It may be the case, however, that regulatory authorities look favorably on outsourcing middle-office functions. Through past experience with both middle- and back- office activities, regulators typically have deep knowledge of the major providers in this space. Frequently, outsourcing to one of these providers carries with it the reassurance that operations are now in the hands of industry specialists whose systems and risk management frameworks may be more advanced, better-resourced and may receive more consistent investments/upgrades and, as a result, are better able to cope with ongoing changes and developments in the markets and industry. Developing the necessary confidence and trust in the outsource provider is vital. An attitude of partnership that is focused on outcomes, not a customer-vendor relationship that is focused on transactional management, is the key.
Obviously, the primary drivers for middle office outsourcing are financial. The considerations outlined above summarize the source and scope of potential benefits to cost structures. Outsourcing can convert fixed costs to variable costs, reduce capital investment and create a model which is scalable across a number of dimensions:
- staffing resources and domain knowledge
- systems capabilities that can support organic growth, expansion into new instruments or statutory/regulatory change
- expertise to support expansion into new instruments or operating geographies
- global operating footprint to leverage as an investment manager expands into new countries and leverages a service provider’s operating assets there.
But there are other less tangible benefits. Outsourcing frees up firm executives from the non-differentiating mundane middle-office activities and allows them to focus on the core differentiating aspects of their business: the front office strategy and trading, which genuinely provide the firm and its client’s distinctive value; and on critical relationship management issues, whether with clients or other business partners.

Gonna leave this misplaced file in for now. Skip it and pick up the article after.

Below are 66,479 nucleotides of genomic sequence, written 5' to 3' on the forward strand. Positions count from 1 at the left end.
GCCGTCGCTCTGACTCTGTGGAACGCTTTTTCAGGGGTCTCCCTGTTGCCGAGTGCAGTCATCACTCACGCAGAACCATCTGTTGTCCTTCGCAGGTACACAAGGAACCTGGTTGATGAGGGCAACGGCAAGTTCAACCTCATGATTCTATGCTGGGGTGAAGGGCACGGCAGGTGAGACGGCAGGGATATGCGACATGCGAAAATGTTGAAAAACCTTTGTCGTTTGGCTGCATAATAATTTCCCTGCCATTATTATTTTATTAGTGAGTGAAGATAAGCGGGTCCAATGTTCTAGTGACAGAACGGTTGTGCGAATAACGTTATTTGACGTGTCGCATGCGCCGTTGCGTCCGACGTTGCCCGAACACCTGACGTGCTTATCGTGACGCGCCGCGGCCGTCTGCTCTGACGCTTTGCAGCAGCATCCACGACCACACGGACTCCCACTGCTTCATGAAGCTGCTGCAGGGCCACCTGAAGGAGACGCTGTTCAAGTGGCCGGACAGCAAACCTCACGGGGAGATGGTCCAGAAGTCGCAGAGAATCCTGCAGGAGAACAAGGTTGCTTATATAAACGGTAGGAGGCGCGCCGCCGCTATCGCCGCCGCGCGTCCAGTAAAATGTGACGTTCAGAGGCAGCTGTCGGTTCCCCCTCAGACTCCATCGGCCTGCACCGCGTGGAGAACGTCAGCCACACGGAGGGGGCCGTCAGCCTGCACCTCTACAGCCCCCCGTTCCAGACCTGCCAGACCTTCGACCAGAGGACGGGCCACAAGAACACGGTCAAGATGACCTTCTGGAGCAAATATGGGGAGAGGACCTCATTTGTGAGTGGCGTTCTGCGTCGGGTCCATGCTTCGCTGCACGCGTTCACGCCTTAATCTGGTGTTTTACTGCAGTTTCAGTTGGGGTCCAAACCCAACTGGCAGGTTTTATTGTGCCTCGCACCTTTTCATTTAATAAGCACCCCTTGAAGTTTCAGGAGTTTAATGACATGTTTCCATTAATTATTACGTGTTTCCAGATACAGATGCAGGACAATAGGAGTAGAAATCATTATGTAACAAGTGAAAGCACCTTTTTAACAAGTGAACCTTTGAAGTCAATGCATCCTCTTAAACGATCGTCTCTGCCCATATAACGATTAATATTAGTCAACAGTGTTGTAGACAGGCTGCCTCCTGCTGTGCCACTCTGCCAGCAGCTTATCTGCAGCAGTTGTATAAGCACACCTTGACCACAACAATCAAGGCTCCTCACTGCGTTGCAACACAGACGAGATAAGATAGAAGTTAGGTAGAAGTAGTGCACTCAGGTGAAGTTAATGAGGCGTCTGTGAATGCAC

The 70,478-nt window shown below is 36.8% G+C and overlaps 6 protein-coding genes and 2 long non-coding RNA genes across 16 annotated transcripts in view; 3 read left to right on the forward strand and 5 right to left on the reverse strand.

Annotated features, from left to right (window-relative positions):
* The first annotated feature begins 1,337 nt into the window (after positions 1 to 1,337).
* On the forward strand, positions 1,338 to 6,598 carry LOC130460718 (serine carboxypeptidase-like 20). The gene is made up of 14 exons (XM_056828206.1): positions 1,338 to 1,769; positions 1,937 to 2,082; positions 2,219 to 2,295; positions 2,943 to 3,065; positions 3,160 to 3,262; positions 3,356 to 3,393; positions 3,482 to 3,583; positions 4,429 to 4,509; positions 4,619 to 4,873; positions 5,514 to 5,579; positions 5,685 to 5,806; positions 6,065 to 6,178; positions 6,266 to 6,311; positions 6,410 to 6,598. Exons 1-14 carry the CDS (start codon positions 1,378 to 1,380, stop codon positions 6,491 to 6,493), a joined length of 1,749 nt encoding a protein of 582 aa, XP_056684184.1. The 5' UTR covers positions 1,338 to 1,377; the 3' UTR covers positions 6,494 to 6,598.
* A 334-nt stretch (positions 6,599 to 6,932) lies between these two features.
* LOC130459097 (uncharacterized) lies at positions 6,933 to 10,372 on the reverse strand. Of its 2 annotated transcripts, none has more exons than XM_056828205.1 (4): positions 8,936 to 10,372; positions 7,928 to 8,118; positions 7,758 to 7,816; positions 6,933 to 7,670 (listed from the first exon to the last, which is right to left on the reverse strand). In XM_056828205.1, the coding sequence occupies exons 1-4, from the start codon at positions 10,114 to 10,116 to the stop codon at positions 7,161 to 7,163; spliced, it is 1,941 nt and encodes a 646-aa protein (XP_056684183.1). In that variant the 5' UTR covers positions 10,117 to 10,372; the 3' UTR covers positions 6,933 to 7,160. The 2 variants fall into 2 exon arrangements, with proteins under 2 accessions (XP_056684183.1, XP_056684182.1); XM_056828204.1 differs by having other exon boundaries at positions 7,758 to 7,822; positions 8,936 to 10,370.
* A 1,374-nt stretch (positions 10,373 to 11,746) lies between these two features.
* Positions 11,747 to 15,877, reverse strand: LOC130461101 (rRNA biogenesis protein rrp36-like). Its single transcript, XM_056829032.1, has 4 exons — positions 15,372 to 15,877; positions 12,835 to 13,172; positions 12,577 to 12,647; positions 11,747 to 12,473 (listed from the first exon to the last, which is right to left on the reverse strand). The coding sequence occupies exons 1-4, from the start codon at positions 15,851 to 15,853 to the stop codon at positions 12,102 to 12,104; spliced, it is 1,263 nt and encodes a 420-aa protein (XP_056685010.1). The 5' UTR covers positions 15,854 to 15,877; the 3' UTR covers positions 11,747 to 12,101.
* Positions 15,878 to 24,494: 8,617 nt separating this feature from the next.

It also brings the advantages of tapping into leading practices. Just because a company has developed middle-office systems and processes which work well and match its business model does not mean that the operation represents leading practice in investment operations. A top-tier outsourcing provider should be on the forefront in identifying industry leading practices and bring these leading practices to bear for the benefit of their clients. This implies not only cost-effectiveness, but also high-quality performance and enhanced capability, a benefit which should provide up- and downstream benefit to the investment managers’ front and back offices, respectively.
Forward-thinking asset managers should be taking a strategic view of the potential risks and benefits of outsourcing certain middle-office functions. However, though the middle and back offices may be looked at in a similar vein, the outsourcing of middle-office functions is a less mature industry and inherently more challenging. While the benefits may be clear, the potential pitfalls can be numerous. Companies need to be clear about their middle office outsourcing objectives and ensure they have the appropriate expertise to define requirements, manage the selection of a middle-office service provider, negotiate a favorable contract and manage the transition of in-scope activities to the selected service provider. In the end, the overarching goal should be to build a relationship based on partnership that delivers sustained value to both parties.
- Peter J. Iannone, Managing Director, Shared Services & Outsourcing, KPMG in the U.S
- Greg Shaw, Director, Shared Services and Outsourcing Advisory, KPMG in the U.S